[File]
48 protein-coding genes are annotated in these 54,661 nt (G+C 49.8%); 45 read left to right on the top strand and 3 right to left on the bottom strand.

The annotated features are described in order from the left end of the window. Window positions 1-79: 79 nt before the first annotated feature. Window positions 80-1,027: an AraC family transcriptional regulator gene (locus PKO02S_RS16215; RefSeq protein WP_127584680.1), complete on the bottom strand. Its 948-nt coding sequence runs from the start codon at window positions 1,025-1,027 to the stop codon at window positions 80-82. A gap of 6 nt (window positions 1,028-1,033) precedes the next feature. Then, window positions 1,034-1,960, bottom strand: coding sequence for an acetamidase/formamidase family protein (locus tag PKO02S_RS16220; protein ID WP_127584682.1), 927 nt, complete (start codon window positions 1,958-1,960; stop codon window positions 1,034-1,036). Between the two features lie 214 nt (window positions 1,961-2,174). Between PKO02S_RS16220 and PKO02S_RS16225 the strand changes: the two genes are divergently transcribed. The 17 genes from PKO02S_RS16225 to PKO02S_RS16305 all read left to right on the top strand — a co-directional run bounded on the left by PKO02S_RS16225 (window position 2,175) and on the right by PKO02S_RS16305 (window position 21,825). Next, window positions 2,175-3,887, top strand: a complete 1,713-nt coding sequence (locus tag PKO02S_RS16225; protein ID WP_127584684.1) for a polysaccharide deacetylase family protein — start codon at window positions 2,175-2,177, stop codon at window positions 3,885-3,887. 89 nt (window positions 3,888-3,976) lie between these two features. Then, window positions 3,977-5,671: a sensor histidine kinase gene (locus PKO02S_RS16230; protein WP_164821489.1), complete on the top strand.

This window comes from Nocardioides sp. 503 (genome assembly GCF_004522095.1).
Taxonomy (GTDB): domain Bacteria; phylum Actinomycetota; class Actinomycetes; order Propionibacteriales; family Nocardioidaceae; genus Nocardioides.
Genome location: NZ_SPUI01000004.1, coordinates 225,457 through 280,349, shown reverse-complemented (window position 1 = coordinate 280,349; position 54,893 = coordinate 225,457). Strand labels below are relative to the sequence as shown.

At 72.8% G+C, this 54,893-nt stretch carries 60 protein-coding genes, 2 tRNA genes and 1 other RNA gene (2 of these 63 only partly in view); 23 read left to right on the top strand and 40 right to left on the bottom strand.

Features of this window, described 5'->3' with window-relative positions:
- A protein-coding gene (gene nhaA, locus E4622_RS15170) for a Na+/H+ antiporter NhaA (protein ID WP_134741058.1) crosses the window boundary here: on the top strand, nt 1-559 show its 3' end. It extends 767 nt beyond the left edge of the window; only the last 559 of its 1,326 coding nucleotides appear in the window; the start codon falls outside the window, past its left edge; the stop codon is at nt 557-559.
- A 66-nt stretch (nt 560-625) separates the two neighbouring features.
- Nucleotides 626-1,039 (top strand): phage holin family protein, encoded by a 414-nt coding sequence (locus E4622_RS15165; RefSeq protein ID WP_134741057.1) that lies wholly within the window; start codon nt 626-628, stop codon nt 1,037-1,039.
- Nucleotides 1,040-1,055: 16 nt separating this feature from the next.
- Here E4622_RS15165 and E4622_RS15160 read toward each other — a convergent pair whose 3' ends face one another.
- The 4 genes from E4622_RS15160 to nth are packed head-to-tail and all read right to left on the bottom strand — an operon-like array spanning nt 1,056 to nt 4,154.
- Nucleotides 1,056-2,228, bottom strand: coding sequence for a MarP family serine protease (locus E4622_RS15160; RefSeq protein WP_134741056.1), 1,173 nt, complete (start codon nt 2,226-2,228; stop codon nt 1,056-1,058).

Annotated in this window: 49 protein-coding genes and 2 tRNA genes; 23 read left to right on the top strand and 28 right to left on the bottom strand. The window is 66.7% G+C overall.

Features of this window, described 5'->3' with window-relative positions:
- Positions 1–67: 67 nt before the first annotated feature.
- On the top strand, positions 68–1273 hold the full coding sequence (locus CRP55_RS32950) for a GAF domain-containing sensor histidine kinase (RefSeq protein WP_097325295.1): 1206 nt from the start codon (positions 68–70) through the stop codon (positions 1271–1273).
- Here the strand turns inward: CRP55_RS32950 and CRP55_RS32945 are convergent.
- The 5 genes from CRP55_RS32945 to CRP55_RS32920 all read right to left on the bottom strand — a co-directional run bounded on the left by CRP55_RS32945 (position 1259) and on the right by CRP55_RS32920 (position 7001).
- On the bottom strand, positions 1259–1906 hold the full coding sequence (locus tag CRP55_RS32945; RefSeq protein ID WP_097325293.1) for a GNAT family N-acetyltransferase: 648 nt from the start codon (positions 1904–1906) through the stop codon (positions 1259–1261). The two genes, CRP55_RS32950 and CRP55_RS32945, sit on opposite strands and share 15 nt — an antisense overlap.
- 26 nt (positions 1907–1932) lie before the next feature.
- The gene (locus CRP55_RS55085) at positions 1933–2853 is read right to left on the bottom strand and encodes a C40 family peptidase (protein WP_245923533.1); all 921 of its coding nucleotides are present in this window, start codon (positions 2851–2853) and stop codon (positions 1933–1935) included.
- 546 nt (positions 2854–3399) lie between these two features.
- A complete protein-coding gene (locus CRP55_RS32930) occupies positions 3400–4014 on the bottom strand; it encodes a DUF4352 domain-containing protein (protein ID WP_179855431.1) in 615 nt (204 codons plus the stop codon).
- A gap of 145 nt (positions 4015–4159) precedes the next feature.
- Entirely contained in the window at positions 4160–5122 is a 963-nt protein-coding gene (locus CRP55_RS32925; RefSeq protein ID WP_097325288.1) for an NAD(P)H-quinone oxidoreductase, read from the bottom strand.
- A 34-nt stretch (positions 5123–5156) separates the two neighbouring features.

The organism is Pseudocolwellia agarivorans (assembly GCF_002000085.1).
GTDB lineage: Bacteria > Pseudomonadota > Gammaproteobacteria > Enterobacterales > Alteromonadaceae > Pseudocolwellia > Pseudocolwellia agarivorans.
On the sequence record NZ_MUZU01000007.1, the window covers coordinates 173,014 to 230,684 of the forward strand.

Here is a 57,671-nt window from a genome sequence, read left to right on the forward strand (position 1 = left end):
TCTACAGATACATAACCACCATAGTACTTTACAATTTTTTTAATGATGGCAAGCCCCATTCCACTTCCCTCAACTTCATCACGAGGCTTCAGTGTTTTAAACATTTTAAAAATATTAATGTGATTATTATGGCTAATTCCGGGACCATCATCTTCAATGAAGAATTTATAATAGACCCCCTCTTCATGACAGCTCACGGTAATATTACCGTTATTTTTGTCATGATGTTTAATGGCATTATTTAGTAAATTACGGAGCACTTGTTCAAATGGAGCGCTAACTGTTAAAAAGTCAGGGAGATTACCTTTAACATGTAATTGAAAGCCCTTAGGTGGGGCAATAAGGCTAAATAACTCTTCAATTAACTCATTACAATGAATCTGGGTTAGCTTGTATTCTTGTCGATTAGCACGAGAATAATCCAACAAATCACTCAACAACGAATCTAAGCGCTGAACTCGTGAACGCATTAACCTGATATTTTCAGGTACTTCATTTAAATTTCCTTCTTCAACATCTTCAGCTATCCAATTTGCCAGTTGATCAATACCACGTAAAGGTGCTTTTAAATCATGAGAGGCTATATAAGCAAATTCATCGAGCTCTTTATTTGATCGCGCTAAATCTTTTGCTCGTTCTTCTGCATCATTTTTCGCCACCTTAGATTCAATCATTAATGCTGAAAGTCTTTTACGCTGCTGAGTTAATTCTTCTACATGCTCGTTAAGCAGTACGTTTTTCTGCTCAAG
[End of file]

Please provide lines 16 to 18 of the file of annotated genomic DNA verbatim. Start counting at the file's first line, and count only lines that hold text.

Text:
Features of this window, described 5'->3' with window-relative positions:
- Positions 1–67: 67 nt before the first annotated feature.
- On the top strand, positions 68–1273 hold the full coding sequence (locus CRP55_RS32950) for a GAF domain-containing sensor histidine kinase (RefSeq protein WP_097325295.1): 1206 nt from the start codon (positions 68–70) through the stop codon (positions 1271–1273).